Following downconversion by fc and baseband filtering, samples of the received M-QAM signal at the receiver’s Matched Filter (MF) output can be modeled as [22](6)SMFn=KRSknexpj2πfRxt+NBn,where n=1,2,…NMF, KR is a real-valued scalar, Sk are the transmitted QAM symbols in (2), fRx is relative received carrier frequency offset, and NB is communication channel background noise [22]. The residual fRx in SRxt can be estimated by raising SMFn in (6) to the Mth power to remove the modulation effects. This effectively creates a multitone spectral response with a dominant (highest power) tone occurring at M×fRx [23]. This is illustrated for 4-QAM where SMF4n can be expanded as(7)SMF4n=KRSmn4expj8πfRxt+4KRSmn3expj6πfRxtNBn+4KRSmnexpj2πfRxtNB3n+6KRSmn2expj4πfRxtNB2n+NB4nwhich includes a dominant 8πfRx=2π4fRx frequency component. The estimated received carrier frequency offset is given by f^Rx=4argmaxnFSMF4n where F· denotes the discrete Fourier transform.
2.1.2. Constellation Phase Recovery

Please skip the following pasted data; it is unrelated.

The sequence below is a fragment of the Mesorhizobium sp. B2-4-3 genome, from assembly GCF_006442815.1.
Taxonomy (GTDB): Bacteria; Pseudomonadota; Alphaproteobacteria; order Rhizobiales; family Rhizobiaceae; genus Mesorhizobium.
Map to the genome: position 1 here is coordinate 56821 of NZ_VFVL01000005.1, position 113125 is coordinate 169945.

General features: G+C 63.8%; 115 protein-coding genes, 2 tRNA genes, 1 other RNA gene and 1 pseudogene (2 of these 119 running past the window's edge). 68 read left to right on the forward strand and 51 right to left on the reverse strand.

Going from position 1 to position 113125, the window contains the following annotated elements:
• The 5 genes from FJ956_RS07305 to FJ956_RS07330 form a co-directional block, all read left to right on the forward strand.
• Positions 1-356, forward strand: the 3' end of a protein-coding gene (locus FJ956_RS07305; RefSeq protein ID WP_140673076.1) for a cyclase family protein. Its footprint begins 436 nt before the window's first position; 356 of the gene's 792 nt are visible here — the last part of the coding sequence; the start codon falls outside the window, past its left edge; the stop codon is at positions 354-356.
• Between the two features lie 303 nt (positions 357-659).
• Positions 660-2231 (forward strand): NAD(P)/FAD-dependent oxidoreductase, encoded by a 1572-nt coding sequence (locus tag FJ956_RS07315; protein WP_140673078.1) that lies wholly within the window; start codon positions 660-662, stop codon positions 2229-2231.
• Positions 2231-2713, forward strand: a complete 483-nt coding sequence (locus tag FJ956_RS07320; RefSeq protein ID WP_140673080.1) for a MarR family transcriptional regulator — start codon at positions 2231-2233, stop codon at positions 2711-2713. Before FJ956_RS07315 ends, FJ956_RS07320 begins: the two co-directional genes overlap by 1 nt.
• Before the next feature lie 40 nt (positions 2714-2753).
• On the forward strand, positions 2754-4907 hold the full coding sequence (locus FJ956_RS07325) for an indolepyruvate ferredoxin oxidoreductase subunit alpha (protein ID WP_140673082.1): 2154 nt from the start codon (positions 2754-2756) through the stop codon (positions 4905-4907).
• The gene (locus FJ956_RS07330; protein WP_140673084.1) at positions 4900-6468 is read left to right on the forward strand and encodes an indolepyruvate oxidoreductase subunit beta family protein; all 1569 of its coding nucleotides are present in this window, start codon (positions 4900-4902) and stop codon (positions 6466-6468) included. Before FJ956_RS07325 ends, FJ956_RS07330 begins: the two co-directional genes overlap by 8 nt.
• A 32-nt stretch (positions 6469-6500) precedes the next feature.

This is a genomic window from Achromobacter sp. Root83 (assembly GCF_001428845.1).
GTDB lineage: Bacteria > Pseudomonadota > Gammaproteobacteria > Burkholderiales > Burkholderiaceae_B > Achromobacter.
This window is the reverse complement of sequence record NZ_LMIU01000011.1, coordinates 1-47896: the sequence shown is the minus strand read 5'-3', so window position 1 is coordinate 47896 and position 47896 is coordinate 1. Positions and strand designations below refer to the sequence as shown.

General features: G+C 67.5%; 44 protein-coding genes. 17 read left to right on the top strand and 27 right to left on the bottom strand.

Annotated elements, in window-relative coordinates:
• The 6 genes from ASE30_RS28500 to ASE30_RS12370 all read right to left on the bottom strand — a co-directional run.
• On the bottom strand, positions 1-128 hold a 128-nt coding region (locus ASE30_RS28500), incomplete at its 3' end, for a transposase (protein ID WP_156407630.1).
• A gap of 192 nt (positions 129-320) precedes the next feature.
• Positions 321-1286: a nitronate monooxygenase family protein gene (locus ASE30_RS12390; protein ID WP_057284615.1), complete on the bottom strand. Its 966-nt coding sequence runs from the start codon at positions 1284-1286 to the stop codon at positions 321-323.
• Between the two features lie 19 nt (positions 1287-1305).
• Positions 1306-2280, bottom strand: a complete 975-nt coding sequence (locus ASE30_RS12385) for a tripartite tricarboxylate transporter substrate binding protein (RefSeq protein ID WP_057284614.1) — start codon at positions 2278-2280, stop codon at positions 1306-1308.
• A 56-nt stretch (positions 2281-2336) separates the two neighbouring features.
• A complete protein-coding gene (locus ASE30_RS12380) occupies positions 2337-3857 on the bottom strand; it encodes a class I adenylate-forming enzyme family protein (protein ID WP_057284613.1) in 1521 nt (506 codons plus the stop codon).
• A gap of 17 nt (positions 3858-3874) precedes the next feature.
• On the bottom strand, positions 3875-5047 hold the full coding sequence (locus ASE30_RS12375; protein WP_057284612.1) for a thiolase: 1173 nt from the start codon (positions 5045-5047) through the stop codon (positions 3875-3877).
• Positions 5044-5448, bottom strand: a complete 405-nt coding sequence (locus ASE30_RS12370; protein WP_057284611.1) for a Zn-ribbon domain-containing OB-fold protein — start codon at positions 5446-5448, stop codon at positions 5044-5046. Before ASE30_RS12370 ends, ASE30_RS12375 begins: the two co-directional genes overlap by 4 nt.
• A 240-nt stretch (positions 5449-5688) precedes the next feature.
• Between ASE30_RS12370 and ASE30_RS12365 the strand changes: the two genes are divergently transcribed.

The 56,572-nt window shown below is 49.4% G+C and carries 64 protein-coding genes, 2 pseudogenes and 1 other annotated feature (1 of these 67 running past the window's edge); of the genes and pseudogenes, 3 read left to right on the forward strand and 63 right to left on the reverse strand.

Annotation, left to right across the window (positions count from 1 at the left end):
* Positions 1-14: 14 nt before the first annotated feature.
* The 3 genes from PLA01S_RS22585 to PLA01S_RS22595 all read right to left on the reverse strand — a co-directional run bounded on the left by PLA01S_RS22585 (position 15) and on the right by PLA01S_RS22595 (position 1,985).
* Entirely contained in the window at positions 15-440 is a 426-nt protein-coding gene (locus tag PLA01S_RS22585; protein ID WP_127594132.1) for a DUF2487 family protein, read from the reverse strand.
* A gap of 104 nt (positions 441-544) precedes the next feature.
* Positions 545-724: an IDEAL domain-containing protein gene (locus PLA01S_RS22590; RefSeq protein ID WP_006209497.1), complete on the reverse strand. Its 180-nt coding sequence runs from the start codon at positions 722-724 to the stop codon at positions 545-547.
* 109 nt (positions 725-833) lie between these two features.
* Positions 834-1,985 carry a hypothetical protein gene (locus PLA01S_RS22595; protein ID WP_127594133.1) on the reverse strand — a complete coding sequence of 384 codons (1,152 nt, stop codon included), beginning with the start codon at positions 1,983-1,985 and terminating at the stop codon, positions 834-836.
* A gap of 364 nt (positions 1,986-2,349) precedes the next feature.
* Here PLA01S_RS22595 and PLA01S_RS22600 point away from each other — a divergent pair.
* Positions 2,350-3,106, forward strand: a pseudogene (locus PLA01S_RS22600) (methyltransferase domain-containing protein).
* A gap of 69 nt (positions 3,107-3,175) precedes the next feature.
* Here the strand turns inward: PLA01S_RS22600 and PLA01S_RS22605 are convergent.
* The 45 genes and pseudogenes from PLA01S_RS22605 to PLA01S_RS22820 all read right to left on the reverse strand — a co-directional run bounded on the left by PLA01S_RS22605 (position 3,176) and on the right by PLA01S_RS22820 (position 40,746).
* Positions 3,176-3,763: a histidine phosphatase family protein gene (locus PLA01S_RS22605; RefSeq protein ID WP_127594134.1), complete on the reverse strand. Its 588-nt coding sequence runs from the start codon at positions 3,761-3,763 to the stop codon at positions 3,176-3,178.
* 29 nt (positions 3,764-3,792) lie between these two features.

Receivers commonly use a Phase Locked Loop (PLL) to reconstruct the suppressed carrier via dynamic feedback that autocompensates for phase errors [24]. While generally beneficial, this within-burst autocompensation can potentially obscure subtle DNA feature differences that may help discriminate transmitters. Therefore, burst-by-burst discrete phase estimation and constellation derotation was implemented here using an algorithm that rotates the received CSk constellation points for each burst from 0 to π/2 radians in NΔ = 100 increments and selects the phase rotation angle yielding the minimum variance between the incrementally rotated pool of received CSk and the ideal CSm constellation points. The pseudocode for implementing this algorithm is presented in Table 1.
Constellation phase derotation algorithm.
Require: Received Constellation Projection CSk
RotationVariances ← ∞
forNΔ=1 to 100 do
θ←(NΔ⋅π)/(2×100)
Rot(CSk)←CSk⋅ejθ
Temp←|Re[Rot(CSk)]|+j|Im[Rot(CSk)]|
RotationVariances (NΔ) ← Variance(Temp)
end for
NΔ←argminNΔRotationVariances
returnCSk⋅ej(NΔ⋅π)/(2×100)
There are four different phase angle ambiguities that can exist after derotating the constellation using the algorithm in Table 1. These are resolved using estimated rotation angles of known preamble (training) symbols. The rotated constellation projections can also be normalized by scaling (dividing) each Rot(CSk) point by the mean RotCSk which locates the center of all constellation clusters on the unit circle.
2.2. ZigBee Communications